Robert Ferry Jr., MD, is a U.S. board-certified Pediatric Endocrinologist. After taking his baccalaureate degree from Yale College, receiving his doctoral degree and residency training in pediatrics at University of Texas Health Science Center at San Antonio (UTHSCSA), he completed fellowship training in pediatric endocrinology at The Children's Hospital of Philadelphia.
Melissa Conrad Stöppler, MD, is a U.S. board-certified Anatomic Pathologist with subspecialty training in the fields of Experimental and Molecular Pathology. Dr. Stöppler's educational background includes a BA with Highest Distinction from the University of Virginia and an MD from the University of North Carolina. She completed residency training in Anatomic Pathology at Georgetown University followed by subspecialty fellowship training in molecular diagnostics and experimental pathology.
Follow the health care professional's treatment recommendations.
Keep records of blood sugar levels as often as recommended by
the health care professional and the diabetes care team, including the times the levels were checked, when and how much insulin or medication
was taken, when and what was eaten, and when and for how long the patient exercised.
the health care professional if the patient has any problems with their treatment or symptoms that suggest poor glucose control.
Attend diabetes education classes at the local hospital. The more educated
the patient and their family are about the disease, the better they are likely to do.
If the patient takes insulin, they should see the health care
professional about every
3 months or more often. For other people with diabetes, every 3 to 6 months is generally adequate, unless
they are having complications.
Recognize low blood sugar levels and know how to treat them
The patient and their family should be taught how to recognize the signs and symptoms of low blood sugar levels.
The patient should have a clear plan for treating low blood sugar levels and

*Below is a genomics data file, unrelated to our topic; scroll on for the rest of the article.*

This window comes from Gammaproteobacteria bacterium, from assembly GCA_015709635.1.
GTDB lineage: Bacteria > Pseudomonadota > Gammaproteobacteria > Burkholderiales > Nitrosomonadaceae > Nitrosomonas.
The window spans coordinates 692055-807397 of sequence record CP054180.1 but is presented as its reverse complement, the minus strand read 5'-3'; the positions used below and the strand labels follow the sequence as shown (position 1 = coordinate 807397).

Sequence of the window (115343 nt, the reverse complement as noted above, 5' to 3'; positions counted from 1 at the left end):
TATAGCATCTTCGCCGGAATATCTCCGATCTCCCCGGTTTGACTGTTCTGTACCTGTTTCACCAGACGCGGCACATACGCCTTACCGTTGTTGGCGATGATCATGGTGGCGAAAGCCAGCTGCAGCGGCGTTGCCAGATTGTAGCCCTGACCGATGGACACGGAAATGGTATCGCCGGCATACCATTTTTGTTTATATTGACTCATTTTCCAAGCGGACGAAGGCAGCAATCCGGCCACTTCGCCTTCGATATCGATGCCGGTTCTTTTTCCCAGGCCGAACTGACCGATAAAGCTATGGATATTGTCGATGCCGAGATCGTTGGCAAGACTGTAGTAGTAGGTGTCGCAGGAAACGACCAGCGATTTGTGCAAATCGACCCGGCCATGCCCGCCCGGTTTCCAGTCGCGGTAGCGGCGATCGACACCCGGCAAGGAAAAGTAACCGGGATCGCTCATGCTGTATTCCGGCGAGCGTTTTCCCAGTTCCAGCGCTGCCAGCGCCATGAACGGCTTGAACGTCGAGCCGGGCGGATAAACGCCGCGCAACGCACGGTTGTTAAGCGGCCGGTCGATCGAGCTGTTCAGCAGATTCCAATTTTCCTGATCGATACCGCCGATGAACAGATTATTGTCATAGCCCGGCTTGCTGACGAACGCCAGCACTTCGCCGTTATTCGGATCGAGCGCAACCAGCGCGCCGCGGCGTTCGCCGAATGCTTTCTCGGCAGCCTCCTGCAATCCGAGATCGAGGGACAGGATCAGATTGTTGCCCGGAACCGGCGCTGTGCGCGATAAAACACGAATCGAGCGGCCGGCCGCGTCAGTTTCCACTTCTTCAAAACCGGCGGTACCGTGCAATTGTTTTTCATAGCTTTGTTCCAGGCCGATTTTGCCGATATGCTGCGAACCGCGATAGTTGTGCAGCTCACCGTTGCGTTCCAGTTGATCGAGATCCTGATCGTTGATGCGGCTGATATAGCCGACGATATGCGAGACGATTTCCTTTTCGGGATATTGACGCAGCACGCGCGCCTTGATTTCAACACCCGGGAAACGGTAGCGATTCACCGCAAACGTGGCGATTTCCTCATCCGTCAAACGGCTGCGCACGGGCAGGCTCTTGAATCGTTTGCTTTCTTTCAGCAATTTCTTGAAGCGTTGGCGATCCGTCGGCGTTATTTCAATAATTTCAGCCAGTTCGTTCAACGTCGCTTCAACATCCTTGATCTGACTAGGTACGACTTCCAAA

know when to call 911. Mild symptoms include confusion and sweating. Moreover, these symptoms can progress to lethargy, agitation (sometimes with violent, jerking motions), or even seizures.
It is not yet known how to prevent type 1 diabetes. Type 2 diabetes, however, can be prevented in some cases.
Control weight to normal or
near-normal levels by eating a healthy low-fat, high-fiber diet.
Regular exercise is crucial to the prevention of type
Keep alcohol consumption low.
If a person has high blood fat levels (such as high cholesterol) or high blood pressure, take
all medications as directed.
Lifestyle modifications and/or certain medications can be used in people with prediabetes to prevent progression to diabetes. Prediabetes can be diagnosed by checking fasting glucose and
2 hours after ingesting up to 75 grams of glucose (dosing is based on the weight
of the patient).
If you or someone you know already has diabetes, the focus should be on preventing the complications, which can cause serious disabilities such as blindness, kidney failure requiring dialysis, amputation, or even death.
Tight glucose control: The single best thing a person with diabetes can
do is to keep their blood sugar level within the suggested range every day. The
only way to do this is through a combination of regular blood sugar checks; a
balanced diet low in simple sugars and fat, and high in complex carbohydrates
and fiber; a high degree of personal motivation; and appropriate medical treatment.
Consult a nutritionist or
check with a doctor with questions in regard to diet.
Maintain a healthy weight
Increase physical activity levels. Aim for moderately
vigorous physical activity for at least 30 minutes every day.
Drink an adequate amount of water and avoid
consuming too much salt.
The skin should be taken care of; keep it supple and hydrated to
avoid sores and cracks that can become severely infected.
Brush and floss the teeth every day. See a dentist regularly to prevent gum disease.
The feet should be washed and examined daily, looking for small cuts, sores, or blisters that may cause problems later.
The toenails should be filed rather than cut to avoid damaging the surrounding skin.
A specialist in foot care (podiatrist) may be necessary to help care for the feet.